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May hike now baked in, but what about the Balance Sheet?

Speaking at the annual IMF meeting in Washington yesterday, The Chairman of the Federal Reserve, Jerome Powell took the opportunity to all but confirm the Central Bank’s intention of hiking by fifty basis points at its forthcoming meeting.

There have been several comments made by members of the FOMC over the past few weeks that have indicated their voting intentions, so Powell’s remarks did not come as a major surprise.

He was a little less outspoken about the reduction in the size of the Bank’s balance sheet, since the effect of a significant reduction is yet to be fully comprehended.

It is clear that the withdrawal of liquidity that has been something of a comfort blanket for the market will slow the economy, but it raises two major questions.

The first is more technical in that it is unclear just what effect the size of the increments will have as funds are withdrawn from both the Government Bond market and also by sales of holdings of mortgage-backed securities. The second will be how rising interest rates affect the confidence of consumers.

Powell’s deputy Lael Brainard spoke recently of her expectation that the full intended reduction in the size of the balance sheet would have a similar effect as two or possibly three rate hikes. Unfortunately, if it were to be three fifty basis point hikes, the economy could be slowed to such an effect that a recession which is currently given a 35% chance of coming to fruition would become far more likely.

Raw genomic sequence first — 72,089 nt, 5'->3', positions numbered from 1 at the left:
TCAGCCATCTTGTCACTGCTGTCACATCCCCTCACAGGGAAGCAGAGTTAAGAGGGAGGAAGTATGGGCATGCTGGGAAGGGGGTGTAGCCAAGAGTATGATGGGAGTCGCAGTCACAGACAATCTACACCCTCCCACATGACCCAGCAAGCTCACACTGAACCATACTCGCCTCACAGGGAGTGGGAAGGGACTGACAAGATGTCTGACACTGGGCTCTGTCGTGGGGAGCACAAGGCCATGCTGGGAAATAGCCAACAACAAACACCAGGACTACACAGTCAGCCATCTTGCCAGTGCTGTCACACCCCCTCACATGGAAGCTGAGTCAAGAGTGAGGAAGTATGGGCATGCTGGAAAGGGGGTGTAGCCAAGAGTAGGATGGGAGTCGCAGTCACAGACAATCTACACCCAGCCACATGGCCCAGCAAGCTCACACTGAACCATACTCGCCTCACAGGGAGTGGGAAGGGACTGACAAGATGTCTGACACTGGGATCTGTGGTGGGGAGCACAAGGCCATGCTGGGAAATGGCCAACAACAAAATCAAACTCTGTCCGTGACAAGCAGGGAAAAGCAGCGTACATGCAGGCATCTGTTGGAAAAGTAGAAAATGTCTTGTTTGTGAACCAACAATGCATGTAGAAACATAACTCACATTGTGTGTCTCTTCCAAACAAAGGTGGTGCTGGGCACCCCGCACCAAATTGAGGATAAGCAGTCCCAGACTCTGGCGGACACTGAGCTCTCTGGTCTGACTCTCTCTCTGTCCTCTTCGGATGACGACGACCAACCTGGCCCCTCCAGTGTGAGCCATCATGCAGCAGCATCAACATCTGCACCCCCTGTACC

In his speech to the IMF, Powell spoke of his view that increasing the pace of interest rate hikes may be seen as more appropriate as the Central Bank tries to cool rising inflation before it becomes ingrained in the economy.

Powell, who was heavily criticized for not taking rising inflation seriously enough last summer, appears to have received the message loud and clear that inflation is something that will no longer be tolerated by either the markets or the public.

Following the speeches made in Washington yesterday, the market has a fairly clear view of the Bank’s intentions, and traders will have a little under two weeks to get their ducks in order.

Yesterday, the dollar index continued its recent mild correction. It reached a low of 99.81, but ran into major buying interest below the 100 level and recovered to close at 100.62 following Powell’s comments, which were considered slightly more hawkish than expected.

De Guindos sees QE ending in July

The ECB appears to be coming round to the idea that high and rising inflation in the Eurozone is both detrimental to the health of the overall economy and something that many of the Union’s members believe to be anathema to their own economies.